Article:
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This Critical Oil Price Divergence Could Boost US Exports
The gap between the two most important oil benchmarks has widened recently, a symptom of the shifting oil supply/demand dynamics between the U.S. and the rest of the world.
For the past few years, Brent and WTI have traded very closely together, as both benchmarks reflect the crushing weight of oversupply. Prior to the market downturn in 2014, the spread between the two benchmarks was dictated much more by geopolitical whims. Brent, which reflects market conditions in Europe, the Middle East, Africa and parts of Asia – in essence a more internationally-oriented marker – rose and fell more sharply on geopolitical events. WTI, on the other hand, closely tracked U.S. conditions.
The dynamics were most visible during the Arab Spring back in 2011, when oil prices around the world spiked. The oil market was already tight, and fears of supply outages – and not just fears, but real outages, especially in Libya – pushed prices over $100 per barrel. But Brent was particularly affected, while WTI increased more modestly. The result was a blowout in the spread – Brent temporarily traded at a premium of nearly $30 per barrel over WTI.
But another reason was that the U.S. had a crude oil export ban in place at that time, right up through the end of 2015. Surging shale production was trapped within the U.S., which put downward pressure on WTI. Meanwhile, if global supply conditions tightened, Brent would feel the pinch much more than WTI.
After the oil price crash in 2014, the differences narrowed. The removal of the crude export ban in the U.S. at the end of 2015 also erased some of the differences in market conditions. The two benchmarks have closely tracked one another since then.
More recently, however, the difference has opened up again, although to be sure, not like pre-2014 levels. Brent is now trading at a more than $4 per barrel premium to WTI, which, save for some exceptions, is the highest gap in two years.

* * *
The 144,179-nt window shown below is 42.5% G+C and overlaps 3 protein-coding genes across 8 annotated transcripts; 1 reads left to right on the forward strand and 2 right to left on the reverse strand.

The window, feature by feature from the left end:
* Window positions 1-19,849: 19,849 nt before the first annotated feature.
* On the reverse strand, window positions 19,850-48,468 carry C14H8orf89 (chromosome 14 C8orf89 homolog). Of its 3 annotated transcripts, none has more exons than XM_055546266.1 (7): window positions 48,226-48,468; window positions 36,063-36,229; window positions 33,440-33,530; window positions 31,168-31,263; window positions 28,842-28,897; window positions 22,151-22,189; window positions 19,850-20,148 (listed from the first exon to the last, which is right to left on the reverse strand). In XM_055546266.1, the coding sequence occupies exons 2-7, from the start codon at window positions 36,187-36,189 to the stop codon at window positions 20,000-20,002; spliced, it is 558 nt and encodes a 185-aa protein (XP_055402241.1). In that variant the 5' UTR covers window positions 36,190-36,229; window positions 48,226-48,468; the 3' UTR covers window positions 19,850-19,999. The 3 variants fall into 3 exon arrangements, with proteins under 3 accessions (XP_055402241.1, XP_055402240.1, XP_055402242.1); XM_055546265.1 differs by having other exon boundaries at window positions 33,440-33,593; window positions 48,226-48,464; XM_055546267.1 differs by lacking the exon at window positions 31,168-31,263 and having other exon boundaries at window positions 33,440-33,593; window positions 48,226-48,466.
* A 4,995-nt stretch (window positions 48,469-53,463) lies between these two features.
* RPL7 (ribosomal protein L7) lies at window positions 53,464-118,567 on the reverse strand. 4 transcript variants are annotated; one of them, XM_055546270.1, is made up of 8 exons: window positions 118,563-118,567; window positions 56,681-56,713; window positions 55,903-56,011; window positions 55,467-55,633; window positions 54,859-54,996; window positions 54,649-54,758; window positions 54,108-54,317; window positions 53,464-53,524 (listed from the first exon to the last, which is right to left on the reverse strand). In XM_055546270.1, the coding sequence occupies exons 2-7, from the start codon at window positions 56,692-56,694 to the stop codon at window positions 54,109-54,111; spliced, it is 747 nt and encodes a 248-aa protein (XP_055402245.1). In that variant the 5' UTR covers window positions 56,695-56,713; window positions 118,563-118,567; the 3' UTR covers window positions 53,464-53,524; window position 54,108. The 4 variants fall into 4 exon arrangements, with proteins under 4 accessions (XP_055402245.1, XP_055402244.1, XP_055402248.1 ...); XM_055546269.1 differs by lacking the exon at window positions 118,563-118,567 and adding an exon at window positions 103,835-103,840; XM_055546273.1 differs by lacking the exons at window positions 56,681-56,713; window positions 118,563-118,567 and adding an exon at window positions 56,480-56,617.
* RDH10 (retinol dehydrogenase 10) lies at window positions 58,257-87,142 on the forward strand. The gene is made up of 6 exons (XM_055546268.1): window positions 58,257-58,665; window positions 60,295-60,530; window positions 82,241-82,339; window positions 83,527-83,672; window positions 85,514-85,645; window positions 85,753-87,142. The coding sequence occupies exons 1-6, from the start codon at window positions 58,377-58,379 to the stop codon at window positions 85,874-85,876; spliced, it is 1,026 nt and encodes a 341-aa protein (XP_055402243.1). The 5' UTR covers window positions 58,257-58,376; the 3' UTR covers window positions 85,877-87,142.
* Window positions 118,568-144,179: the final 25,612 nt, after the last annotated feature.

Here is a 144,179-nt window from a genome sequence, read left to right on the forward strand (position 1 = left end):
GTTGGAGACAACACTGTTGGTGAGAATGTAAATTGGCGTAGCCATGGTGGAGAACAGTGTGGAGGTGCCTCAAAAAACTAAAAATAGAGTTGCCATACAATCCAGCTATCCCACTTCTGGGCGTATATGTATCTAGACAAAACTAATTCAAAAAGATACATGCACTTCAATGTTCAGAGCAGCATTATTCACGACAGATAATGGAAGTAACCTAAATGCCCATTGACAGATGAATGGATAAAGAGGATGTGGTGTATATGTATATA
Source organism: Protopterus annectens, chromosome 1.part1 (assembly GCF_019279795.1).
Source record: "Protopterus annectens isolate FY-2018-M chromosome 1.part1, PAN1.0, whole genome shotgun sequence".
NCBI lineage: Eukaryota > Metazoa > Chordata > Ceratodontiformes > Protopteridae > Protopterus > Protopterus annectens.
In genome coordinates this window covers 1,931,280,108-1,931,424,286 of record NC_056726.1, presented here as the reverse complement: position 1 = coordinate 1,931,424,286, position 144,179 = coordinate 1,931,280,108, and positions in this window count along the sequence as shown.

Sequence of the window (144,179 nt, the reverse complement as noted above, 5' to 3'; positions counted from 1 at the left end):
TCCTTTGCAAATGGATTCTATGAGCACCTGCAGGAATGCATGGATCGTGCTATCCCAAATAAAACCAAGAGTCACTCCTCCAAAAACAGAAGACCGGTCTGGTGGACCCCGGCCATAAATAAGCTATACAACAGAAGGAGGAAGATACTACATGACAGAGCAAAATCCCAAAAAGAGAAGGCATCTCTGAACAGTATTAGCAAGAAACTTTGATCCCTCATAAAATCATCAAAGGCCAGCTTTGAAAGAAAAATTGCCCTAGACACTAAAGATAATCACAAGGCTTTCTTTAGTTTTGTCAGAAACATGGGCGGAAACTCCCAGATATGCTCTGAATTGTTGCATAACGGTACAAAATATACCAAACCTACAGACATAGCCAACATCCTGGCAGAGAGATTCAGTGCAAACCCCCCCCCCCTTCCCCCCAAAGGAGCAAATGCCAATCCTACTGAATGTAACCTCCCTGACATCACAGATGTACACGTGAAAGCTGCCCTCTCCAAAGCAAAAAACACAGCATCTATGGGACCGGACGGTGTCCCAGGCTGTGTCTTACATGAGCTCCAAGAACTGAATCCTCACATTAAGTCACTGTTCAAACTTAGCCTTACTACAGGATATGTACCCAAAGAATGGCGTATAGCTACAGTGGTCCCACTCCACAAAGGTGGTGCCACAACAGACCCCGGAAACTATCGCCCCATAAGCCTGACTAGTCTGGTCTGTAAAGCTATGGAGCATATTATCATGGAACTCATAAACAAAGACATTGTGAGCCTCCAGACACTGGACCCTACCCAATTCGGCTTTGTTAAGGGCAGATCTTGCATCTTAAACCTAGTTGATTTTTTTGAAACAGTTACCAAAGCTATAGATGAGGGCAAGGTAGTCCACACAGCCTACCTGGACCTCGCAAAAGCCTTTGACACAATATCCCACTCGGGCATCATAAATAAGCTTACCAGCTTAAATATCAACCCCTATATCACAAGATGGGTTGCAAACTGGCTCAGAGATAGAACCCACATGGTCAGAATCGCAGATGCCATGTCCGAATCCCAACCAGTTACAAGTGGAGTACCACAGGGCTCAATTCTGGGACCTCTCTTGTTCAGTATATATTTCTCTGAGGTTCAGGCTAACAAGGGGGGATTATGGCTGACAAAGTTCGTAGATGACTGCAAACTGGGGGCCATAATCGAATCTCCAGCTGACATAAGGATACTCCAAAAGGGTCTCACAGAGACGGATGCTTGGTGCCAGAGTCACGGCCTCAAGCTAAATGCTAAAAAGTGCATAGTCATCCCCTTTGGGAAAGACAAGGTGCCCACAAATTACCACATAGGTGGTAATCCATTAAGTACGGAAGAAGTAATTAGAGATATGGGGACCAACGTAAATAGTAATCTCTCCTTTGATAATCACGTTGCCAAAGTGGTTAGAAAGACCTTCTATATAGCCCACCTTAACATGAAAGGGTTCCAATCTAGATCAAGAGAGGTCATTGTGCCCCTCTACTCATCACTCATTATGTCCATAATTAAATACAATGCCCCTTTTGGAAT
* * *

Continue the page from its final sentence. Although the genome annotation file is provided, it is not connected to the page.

There are a couple of reasons for the wider spread. First, and arguably the most important, is the cuts from OPEC, which has reduced supply in Europe, the Middle East and Asia. Second, U.S. shale is coming back, which is putting downward pressure on WTI.
But there are a few more reasons why the difference has become more pronounced recently. The stockpile of crude in the North Sea is abating. Also, hedge funds have stepped up bullish bets on Brent relative to WTI, which could be exacerbating the spread.
At the same time, the IEA has estimated that global oil demand is set to grow by about 1.5 million barrels per day this year, but demand is coming almost entirely from developing countries, which would influence the Brent marker much more than WTI.
Another reason is that OPEC is cutting production this month – the cartel is on track to lower output by more than 400,000 bpd in August compared to July, according to PetroLogistics. Saudi Arabia said a few months ago that August would be the month when it started to cut exports.
(Click to enlarge)
(Click to enlarge)
Ultimately, however, we are unlikely to ever return to the extremely wide differential between the two markers that was seen several years ago. Crude exports from the U.S. continue to rise, topping 1 million barrels per day at times earlier this summer. If the spread between Brent and WTI grows large enough, oil will flow out of the U.S. to take advantage of that arbitrage. That would push up WTI and drag down Brent, essentially forcing the two markers to converge on each other. In that sense, the differential can’t get too big, and won’t stay open for too long. The lifting of the crude export ban in the U.S. ensures this is the case.
But for now, the larger-than-usual spread as of late is a sign that supply is rising in the U.S. while market conditions are tightening elsewhere.
By Nick Cunningham, Oilprice.com
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